Hellblazer: Pandemonium

Reviewed by Matt Searle

It's been a long time since I last saw John Constantine; strangely enough I stopped reading the series around the same time Delano left all those years ago. I like to put this weird coincidence (him as the writer and me as the reader both finally returning to the character) down to chaos magic, synchronicity grooves and weird voodoos, but that’s just me.Hellblazer: Pandemonium is a true graphic novel. Written by Jamie Delano, who launched the original series, and illustrated by Mark Simpson (aka Jock) this 126-page hardback celebrates 25 years of the character since his first appearance in Swamp Thing. For me, many of the so-called graphic novels on the shelves these days simply don’t warrant such lush formats or are simply over-priced reprints. Hellblazer: Pandemonium meanwhile is a satisfyingly original piece of work, a book you really need to sink your teeth into and one I'd be more than happy to part with my hard-earned cash for.

The story opens with John up to his usual tricks, leeching off of associates and lurking around London. He’s moved with the times it seems, developing a taste for on-line gambling and square mile apartments. Experiencing disturbing, prophetic dreams John wanders a London landscape, omnipresent CCTV cameras following his every move. Our favorite modern magus is soon lured (dick-first mind) into a honey trap by one Aseera Al-Aswari, a Muslim woman with both dubious connections and intentions. John, against his best efforts, is soon whisked away from his safe European home onto the broken streets of modern day Iraq as a “Special Interrogator” on behalf of the secret services. It seems there is a subtle battle in progress over the rich crop of souls the conflict in the country produces, with both Gods and Demons wanting the market share. Into the middle of all this strolls John, who finds himself putting his gambling skills to good use in what can only be best described as the ultimate poker game.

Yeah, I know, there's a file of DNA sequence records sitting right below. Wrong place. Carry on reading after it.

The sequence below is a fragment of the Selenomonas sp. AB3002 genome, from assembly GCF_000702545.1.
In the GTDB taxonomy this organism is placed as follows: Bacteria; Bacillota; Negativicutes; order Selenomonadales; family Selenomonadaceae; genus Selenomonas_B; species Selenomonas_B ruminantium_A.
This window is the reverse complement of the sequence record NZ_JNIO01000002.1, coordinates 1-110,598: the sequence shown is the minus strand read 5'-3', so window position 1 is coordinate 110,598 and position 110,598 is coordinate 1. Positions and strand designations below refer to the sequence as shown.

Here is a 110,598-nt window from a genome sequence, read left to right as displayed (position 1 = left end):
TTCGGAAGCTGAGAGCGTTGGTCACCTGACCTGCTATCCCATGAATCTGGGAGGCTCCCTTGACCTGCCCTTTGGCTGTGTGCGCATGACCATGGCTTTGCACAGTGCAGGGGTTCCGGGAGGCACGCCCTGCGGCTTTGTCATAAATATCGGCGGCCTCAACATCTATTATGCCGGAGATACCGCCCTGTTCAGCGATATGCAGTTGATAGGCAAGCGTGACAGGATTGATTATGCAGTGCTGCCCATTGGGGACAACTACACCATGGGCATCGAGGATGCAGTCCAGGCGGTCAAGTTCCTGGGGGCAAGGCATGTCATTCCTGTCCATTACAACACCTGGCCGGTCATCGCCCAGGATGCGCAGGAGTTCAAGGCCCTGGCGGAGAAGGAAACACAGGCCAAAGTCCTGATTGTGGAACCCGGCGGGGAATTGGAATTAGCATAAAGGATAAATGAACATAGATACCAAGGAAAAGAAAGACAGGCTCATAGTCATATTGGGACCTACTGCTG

Delano's writing is superb on all fronts. Constantine's internal dialogue - cruel, cynical and humorously - (spelling/grammar) dark is great. I'd forgotten what a loveable, sly bastard he was. While some might find using Iraq as a backdrop slightly obvious these days Delano doesn't over egg the goose, steering away from preaching the political rights and wrongs of the occupation and instead focusing on the impact on the individual. We're seeing this through Constantine's eyes remember. It is what it is; John's stuck in the fuckin' middle and needs an out. I have mixed feeling on the art. I understand this is Jock's first internal work using the technique he usually employs for covers and I’m not sure if it’s a success or not. While I did enjoy the art, which is almost abstract in places, it won't be to everyone’s liking. It’s certainly visceral, and captures the coarse, harsh reality of the environment to great effect.

All in all, even if you’re not a reader of the regular series, I’d recommend picking this up – it’s a solid story celebrating one of the best characters in mainstream American comics.